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Locksmithing Tips Wrong SFIC Tailpiece For The Job - No Problem!

Locksmithing Tips Wrong SFIC Tailpiece For The Job - No Problem!

Welcome to 'How to get it done: Locksmith tips.' I was chatting with my friend Tom Lynch with the Society of Professional Locksmiths the other day, and if you're not familiar with his organization, there's a link in the notes below. He talked about when you're on the job and don't have the right length of IC core tailpiece. Well, if you're not entirely familiar with how it works on these little SFIC cores, on the back, there are two holes.

These two holes are the place to insert the tailpiece in the back to operate the lock. And what would happen is after you pin up the cylinder, put the tailpiece on, insert it into the lock, and then you were to use it.

If after doing that and all of a sudden, when you go to turn the keys, nothing's happening on the lock side of things, it's because the tailpiece isn't long enough. It's not engaging into the back of the lock. This can happen if you find yourself with the seven-pin tailpieces on a six-pin core or if you find yourself having to purchase individual IC core tailpieces, and you find that they're not quite long enough.

Have a look at the six and the seven-pin tailpieces. You'll see the black one, that's the six-pin, and what's called the gold color metal-colored one is the seven pins. As you can see, the seven-pin is shorter than the six pins.

 

What happens if you find yourself in a situation where you don't have the correct tailpiece, but you still want to get the job done and make your customers happy? All you need to do is grab a couple of your universal top pins, or you could use a Schlage top pin or a Kwikset top pin. For this case, I'm going to use a .150, but you can experiment with it. If you put too large of top pins in, well, it's going to get jammed up, and you probably won't able to get the cylinder in all the way. If you don't put a long enough one in, well, you're still going to have the same problem. So you can experiment with it, but about a .150 or .160 is typically going to be right where you're going to need to be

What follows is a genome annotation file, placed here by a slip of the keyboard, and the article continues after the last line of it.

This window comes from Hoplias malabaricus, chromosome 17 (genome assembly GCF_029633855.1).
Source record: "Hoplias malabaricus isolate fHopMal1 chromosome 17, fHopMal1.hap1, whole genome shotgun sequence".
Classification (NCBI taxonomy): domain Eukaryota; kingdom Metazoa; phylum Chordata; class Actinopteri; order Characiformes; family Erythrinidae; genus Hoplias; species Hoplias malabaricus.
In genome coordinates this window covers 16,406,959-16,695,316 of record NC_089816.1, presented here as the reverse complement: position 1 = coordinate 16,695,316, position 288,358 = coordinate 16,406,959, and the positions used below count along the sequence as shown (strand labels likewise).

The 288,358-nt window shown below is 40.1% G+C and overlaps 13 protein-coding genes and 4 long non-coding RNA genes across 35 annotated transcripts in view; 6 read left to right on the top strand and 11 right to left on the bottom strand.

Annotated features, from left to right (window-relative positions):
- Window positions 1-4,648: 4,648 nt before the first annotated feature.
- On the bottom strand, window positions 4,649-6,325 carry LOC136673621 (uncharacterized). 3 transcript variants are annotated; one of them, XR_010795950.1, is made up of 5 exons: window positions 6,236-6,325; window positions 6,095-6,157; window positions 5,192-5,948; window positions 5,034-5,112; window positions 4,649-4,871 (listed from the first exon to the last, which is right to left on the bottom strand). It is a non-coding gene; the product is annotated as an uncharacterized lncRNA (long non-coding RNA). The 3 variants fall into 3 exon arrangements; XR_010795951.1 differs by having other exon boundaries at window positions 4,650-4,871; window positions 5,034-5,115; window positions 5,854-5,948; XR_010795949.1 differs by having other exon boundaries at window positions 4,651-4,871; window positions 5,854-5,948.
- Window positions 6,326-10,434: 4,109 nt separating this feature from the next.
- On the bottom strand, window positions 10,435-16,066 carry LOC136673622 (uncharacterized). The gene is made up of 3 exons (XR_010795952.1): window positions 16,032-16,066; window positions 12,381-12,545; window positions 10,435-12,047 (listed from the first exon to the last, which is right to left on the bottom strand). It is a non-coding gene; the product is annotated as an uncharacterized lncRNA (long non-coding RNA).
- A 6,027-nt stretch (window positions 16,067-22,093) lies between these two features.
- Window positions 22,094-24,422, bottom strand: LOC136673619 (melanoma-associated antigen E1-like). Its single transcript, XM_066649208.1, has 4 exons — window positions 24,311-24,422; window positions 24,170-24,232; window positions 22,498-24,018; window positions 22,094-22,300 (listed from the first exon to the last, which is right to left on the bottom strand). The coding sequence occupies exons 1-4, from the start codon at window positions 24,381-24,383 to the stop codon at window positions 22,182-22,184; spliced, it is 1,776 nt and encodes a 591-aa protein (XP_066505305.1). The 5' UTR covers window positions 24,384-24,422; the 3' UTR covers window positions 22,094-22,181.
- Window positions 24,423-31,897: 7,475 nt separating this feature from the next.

So I got a couple of the .150; I'm going to put one top pin in the back of each of the two holes here. We'll pop them in just like that. It's that simple.

At that point, you can go, and we can take our shorter tailpiece or seven-pin tailpiece on our six-pin lock. We can stick it in there, and now, it's going to be the right length that we need to get the job done.

I hope this is helpful. Thank you, guys, for watching, and we'll see you next time.

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